Panasonic Lumix DMC-TZ4 review:

Panasonic Lumix DMC-TZ4

Typical Price: £180.00
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3.5 stars

CNET Editors' Rating

The Good Wide-angle lens; long zoom; excellent images.

The Bad Small screen; no manual controls.

The Bottom Line It may not be the smallest or prettiest snapper around, but the TZ4 does the business where it counts. A wide-angle 28mm lens and 10x zoom combined with capable automatic settings give great image quality, in what is one of the friendliest and most portable superzooms around

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7.5 Overall

It may have the looks of a compact camera, but the 8-megapixel Panasonic Lumix DMC-TZ4 has the power of a superzoom in a small package. It sports a large 10x zoom lens made by Leica, with a satisfying 28mm wide angle. It's available now for around £180 online.

The TZ4's styling has a certain retro lumpenness. The key to appreciating the design is to think of it not as an unnecessarily chunky compact, but as a slimmed-down superzoom. The large lens qualifies, and it is in fact more pocketable than most of the SLR-shaped snappers in that category. There's plenty of grip for the right hand, including a textured space for the fingers and an indent at the back that's uncannily well-fitted to our large right thumb -- your thumb-fit may vary.

Controls are straightforward. The usual four-way controls and menu button are joined by a handy quick menu button that gives one-touch access to shooting options such as white balance and ISO levels.

At the top of the camera is a mode dial that allows you to save two scene modes for quick access, and an easy-zoom button. This sends the zoom out to its full extent with one press, but it won't save any time, as zooming both manually or with the button takes 2 seconds.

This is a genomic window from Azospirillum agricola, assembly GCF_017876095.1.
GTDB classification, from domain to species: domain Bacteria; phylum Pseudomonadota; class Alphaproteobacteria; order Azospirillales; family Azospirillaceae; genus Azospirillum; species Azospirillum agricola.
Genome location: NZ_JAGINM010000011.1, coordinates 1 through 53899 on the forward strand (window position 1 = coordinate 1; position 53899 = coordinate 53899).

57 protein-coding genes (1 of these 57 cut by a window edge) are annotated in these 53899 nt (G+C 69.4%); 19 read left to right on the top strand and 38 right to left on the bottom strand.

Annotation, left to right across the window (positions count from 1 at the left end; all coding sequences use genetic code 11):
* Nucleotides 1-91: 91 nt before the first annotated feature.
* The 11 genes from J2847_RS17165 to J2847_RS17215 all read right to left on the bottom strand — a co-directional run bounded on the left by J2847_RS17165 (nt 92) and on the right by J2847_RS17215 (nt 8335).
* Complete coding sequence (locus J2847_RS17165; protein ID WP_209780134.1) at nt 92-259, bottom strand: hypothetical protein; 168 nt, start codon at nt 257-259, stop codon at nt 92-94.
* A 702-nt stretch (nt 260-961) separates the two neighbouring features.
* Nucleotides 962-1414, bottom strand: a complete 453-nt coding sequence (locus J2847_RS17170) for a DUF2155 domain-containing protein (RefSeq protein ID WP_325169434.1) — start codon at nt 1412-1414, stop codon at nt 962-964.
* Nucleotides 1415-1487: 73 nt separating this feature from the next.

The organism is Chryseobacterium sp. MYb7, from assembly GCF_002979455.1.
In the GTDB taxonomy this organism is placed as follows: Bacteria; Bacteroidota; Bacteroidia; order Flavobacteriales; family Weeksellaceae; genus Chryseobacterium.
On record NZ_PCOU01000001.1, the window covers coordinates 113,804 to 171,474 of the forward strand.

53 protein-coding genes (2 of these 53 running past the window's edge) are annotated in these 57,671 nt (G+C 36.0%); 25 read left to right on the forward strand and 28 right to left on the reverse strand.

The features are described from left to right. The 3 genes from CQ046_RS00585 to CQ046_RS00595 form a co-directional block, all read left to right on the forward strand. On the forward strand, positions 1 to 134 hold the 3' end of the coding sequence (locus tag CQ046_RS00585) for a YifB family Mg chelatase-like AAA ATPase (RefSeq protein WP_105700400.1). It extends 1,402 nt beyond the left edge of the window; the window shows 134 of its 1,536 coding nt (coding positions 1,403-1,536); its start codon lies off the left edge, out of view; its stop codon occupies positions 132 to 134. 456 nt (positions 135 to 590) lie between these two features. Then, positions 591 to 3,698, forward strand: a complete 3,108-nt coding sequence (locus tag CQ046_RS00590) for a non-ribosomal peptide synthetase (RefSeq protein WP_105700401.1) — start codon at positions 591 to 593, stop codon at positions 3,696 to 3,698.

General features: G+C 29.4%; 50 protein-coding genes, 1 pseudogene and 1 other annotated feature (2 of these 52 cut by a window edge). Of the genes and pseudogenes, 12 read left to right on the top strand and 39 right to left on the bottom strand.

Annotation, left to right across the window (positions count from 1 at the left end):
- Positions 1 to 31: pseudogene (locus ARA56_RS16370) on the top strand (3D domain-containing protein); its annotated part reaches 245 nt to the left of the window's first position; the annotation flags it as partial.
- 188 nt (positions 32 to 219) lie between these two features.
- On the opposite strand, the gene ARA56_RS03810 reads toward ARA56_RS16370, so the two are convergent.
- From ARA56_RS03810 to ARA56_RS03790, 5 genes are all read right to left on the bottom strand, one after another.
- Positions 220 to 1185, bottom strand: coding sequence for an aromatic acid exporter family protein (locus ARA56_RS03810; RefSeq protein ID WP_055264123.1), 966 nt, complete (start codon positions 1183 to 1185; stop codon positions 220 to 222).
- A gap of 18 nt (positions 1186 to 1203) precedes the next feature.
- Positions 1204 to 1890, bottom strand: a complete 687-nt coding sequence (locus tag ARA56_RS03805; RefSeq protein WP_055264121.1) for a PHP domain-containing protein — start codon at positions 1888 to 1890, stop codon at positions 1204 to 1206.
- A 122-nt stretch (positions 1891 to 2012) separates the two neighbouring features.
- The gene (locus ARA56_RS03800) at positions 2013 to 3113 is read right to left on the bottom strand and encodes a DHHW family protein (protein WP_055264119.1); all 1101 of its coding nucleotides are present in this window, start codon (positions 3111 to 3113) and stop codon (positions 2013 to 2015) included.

The Panasonic Lumix DMC-TZ boasts a whopping 10x zoom

The sturdy frame is rounded off by a hinged door for the connections, including HD component out, with the SD/SDHC card slot in the bottom of the camera. The tripod bush is placed entirely off-centre, but at least this means the battery and memory card can be swapped without taking it off a tripod.

Our only real sulk about the TZ4's design is the underwhelming screen. The black border makes the ungenerous 64mm (2.5-inch) LCD look even smaller. The incremental backlight does make it easy to see, however, even when held up at different angles, and adjusts automatically to different lighting conditions.

Panasonic's highly capable optical image stabilisation is essential here, with a long lens potentially magnifying the effects of camera shake. This system senses small vibrations and compensates to reduce blur in images. It can be on all the time -- mode 1 -- or just when the shutter is pressed -- mode 2. The difference is marginal, but we think mode 2 has the edge.

Manual control on the TZ4 is surprisingly limited: there's no shutter or aperture priority, let alone full manual. What you do get is a wide choice of shooting options, such as autofocus options including face detection, 9 area, 3 area, spot or high speed. There are two burst options, and a choice of aspect ratios: 16:9, 4:3 or 3:2.

The easy zoom button extends the lens to its full magnification

If that all sounds too much to think about, an intelligent scene selector will work out what sort of environment you are in, an intelligent auto mode will work out focus and exposure for you, and a digital red-eye removal system will make children and pets look less satanic.

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